Handling trillions of searches each year, Google understandably consumes a significant amount of energy to ensure it’s data centres around the world function reliably. It therefore is pretty big news then when they recently announced via a corporate blog post that they are on track to achieve 100% renewable energy use by 2017.
Now to clarify, Google isn’t building solar, wind or other renewable energy plants right next door to each data centre. In fact, as each centre remains connected to the main energy grid in the areas they are located, there isn’t a way to completely guarantee the energy being consumed is from renewable sources. However what is happening is something called a Purchase Plan Agreement (PPA) whereby Google commits to purchasing renewable energy from generators equivalent to the total amount of energy the company uses.
PPA’s are becoming more common nowadays and act more like offsets than actual direct use. Proctor & Gamble for example, recently made a PPA for wind energy and connected it to their new Tide Pur Clean laundry detergent. However, by directly committing to purchase from a renewable energy producer, these producers are guaranteed a consistent revenue stream to both maintain as well as expand their operations.
Google states that it currently is the world’s largest corporate buyer of renewable power, with commitments reaching 2.6 Gigawatts of power. To put that in perspective, Google says that is more than double the 1.21 Gigawatts of power needed for Marty McFly to return back to the future in the famous 1985 movie.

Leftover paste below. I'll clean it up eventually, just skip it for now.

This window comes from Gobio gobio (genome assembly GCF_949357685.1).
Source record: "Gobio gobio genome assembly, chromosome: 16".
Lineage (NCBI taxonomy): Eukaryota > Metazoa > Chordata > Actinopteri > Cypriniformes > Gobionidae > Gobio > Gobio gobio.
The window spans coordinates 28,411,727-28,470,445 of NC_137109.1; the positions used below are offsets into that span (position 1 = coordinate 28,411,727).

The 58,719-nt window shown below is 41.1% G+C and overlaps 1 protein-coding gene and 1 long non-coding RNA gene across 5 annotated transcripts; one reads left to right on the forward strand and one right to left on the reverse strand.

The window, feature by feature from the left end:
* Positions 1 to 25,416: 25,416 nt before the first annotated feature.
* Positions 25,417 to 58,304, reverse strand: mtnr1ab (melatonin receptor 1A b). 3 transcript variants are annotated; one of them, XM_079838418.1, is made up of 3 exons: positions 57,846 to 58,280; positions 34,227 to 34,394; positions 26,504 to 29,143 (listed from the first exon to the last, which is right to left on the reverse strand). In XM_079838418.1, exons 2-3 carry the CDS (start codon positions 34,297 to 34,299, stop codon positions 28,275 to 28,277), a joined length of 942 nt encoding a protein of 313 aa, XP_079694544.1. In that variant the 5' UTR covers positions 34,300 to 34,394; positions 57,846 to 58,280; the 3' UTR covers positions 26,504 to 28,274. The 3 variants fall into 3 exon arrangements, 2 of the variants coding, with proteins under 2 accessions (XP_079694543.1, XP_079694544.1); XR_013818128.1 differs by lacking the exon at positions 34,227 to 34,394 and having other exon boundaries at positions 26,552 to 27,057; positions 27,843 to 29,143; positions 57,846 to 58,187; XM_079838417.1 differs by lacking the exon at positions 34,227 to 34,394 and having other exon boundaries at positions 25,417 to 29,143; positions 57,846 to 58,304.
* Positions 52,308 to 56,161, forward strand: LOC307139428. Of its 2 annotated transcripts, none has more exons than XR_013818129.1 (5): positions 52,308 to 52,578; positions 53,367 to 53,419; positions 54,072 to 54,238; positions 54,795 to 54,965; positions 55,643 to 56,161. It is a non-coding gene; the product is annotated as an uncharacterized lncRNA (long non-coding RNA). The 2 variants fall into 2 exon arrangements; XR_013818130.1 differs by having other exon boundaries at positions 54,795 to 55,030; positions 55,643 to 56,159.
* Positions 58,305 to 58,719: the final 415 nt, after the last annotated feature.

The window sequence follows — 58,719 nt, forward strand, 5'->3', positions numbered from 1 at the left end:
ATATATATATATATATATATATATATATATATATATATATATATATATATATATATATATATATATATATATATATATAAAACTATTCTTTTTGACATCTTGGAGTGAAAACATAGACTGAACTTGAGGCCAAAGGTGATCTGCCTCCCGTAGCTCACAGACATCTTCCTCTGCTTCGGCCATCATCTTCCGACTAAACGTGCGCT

But while Google has publicly stated and demonstrated its commitment to the environment, it’s important to note that the decision to go 100% renewable isn’t based on altruism alone. The costs to produce renewable power such as wind and solar have seen significant reductions over the last few years to the point where in many cases it is now cheaper to produce and purchase renewable than traditional non-renewable energy. This is a trend that will continue given that renewable energy is ultimately based on technology as opposed to a specific commodity, and history has shown that as technologies advance, costs associated with those technologies come down. When you consume as much energy as Google does, it only makes business sense to source that energy from the least costly option, which more and more means renewables.
While environmentalists continue to stress the moral imperative associated with addressing and dealing with the man made climate crisis, the corporate world marches to a different set of imperatives. This example proves that there are increasingly more opportunities to match operational efficiency with environmental sustainability. It makes good business sense to be stewards of the environment, and the blending of the two imperatives is where we will see progress made far quicker than preaching from any moral pulpit.
So long as the final destination is where we want it to be, I’m completely fine with what motivates someone to get there.